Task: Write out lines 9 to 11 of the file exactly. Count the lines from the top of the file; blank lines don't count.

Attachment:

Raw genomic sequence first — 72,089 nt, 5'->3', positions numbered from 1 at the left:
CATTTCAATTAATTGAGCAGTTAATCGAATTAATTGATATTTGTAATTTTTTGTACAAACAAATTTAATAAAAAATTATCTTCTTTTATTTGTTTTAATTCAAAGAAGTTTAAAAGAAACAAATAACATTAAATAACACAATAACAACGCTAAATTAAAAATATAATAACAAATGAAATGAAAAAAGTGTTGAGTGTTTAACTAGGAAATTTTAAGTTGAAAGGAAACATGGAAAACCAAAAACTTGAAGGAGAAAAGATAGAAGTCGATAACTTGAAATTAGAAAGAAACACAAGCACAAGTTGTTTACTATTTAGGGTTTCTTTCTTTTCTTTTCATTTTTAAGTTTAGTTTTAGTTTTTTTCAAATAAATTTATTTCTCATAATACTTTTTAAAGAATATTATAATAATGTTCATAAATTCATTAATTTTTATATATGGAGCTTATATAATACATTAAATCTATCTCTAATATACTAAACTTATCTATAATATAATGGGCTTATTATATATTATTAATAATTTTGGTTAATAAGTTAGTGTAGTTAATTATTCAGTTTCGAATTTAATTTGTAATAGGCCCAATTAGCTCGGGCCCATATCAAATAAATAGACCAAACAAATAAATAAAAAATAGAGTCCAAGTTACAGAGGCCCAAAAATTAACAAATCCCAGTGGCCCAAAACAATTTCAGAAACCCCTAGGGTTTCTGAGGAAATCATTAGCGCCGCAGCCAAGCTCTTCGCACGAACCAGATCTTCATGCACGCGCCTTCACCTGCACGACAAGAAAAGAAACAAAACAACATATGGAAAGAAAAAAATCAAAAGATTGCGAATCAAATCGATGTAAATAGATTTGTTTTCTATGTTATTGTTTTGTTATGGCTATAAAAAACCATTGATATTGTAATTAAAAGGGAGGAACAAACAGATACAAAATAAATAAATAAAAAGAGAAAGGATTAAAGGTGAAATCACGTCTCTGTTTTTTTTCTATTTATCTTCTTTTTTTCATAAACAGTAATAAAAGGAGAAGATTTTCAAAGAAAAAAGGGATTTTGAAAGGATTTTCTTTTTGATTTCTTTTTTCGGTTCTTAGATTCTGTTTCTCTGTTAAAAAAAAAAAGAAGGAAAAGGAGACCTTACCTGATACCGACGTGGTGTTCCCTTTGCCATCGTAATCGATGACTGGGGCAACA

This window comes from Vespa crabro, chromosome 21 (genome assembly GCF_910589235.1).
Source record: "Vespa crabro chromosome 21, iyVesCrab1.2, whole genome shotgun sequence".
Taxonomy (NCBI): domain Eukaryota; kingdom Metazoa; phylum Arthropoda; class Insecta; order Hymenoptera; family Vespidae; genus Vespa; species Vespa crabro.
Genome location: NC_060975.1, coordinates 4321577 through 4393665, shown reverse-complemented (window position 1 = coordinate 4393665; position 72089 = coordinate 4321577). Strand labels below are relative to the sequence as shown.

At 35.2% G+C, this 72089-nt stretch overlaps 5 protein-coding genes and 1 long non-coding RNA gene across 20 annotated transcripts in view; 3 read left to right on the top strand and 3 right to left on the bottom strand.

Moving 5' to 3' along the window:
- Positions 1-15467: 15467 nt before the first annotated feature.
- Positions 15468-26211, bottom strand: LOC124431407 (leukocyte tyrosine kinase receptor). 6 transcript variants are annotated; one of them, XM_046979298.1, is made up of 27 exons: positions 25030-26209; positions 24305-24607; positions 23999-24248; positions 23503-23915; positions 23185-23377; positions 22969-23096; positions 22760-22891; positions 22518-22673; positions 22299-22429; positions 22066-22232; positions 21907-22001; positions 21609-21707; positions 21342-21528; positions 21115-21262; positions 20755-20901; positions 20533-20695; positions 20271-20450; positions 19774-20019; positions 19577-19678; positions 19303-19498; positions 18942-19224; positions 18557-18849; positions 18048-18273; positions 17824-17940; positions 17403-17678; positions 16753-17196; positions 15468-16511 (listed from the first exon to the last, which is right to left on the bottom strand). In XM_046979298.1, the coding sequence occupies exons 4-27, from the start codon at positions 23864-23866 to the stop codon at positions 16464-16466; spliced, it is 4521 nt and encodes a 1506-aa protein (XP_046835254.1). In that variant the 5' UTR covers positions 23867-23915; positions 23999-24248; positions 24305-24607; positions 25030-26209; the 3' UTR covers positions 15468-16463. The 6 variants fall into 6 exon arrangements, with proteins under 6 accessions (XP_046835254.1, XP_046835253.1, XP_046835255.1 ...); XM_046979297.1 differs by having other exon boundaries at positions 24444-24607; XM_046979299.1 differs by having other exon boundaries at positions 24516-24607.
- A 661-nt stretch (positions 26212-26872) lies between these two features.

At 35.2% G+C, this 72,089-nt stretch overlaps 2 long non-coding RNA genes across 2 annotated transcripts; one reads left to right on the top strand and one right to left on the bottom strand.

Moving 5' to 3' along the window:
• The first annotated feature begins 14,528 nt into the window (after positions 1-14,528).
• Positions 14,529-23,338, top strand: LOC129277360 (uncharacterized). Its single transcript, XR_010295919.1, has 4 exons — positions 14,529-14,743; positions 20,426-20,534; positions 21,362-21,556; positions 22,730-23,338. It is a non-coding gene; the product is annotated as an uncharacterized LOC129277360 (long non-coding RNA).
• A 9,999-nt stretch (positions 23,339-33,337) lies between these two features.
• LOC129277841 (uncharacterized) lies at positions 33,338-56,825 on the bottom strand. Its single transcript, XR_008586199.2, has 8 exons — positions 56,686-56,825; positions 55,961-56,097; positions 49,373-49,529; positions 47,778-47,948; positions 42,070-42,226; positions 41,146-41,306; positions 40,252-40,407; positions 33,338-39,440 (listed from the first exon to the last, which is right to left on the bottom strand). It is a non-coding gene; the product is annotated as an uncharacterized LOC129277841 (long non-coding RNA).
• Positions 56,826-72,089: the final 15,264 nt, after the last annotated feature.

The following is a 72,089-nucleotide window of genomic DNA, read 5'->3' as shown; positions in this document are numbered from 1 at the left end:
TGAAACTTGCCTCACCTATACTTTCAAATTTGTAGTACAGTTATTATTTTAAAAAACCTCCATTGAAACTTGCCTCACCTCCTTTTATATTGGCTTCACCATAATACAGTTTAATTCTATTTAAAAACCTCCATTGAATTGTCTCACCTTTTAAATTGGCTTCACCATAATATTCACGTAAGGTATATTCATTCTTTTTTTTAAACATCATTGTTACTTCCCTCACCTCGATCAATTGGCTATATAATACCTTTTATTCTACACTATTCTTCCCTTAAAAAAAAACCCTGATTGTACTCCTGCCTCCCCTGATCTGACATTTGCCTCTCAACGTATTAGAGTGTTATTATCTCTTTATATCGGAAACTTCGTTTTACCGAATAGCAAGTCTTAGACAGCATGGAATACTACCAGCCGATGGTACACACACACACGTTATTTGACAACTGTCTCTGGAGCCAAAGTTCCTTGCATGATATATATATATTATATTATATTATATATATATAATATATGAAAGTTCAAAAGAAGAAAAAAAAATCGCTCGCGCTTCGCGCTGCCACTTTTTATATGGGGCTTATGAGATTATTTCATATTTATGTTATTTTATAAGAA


- Positions 1-15467: 15467 nt before the first annotated feature.
- Positions 15468-26211, bottom strand: LOC124431407 (leukocyte tyrosine kinase receptor). 6 transcript variants are annotated; one of them, XM_046979298.1, is made up of 27 exons: positions 25030-26209; positions 24305-24607; positions 23999-24248; positions 23503-23915; positions 23185-23377; positions 22969-23096; positions 22760-22891; positions 22518-22673; positions 22299-22429; positions 22066-22232; positions 21907-22001; positions 21609-21707; positions 21342-21528; positions 21115-21262; positions 20755-20901; positions 20533-20695; positions 20271-20450; positions 19774-20019; positions 19577-19678; positions 19303-19498; positions 18942-19224; positions 18557-18849; positions 18048-18273; positions 17824-17940; positions 17403-17678; positions 16753-17196; positions 15468-16511 (listed from the first exon to the last, which is right to left on the bottom strand). In XM_046979298.1, the coding sequence occupies exons 4-27, from the start codon at positions 23864-23866 to the stop codon at positions 16464-16466; spliced, it is 4521 nt and encodes a 1506-aa protein (XP_046835254.1). In that variant the 5' UTR covers positions 23867-23915; positions 23999-24248; positions 24305-24607; positions 25030-26209; the 3' UTR covers positions 15468-16463. The 6 variants fall into 6 exon arrangements, with proteins under 6 accessions (XP_046835254.1, XP_046835253.1, XP_046835255.1 ...); XM_046979297.1 differs by having other exon boundaries at positions 24444-24607; XM_046979299.1 differs by having other exon boundaries at positions 24516-24607.
- A 661-nt stretch (positions 26212-26872) lies between these two features.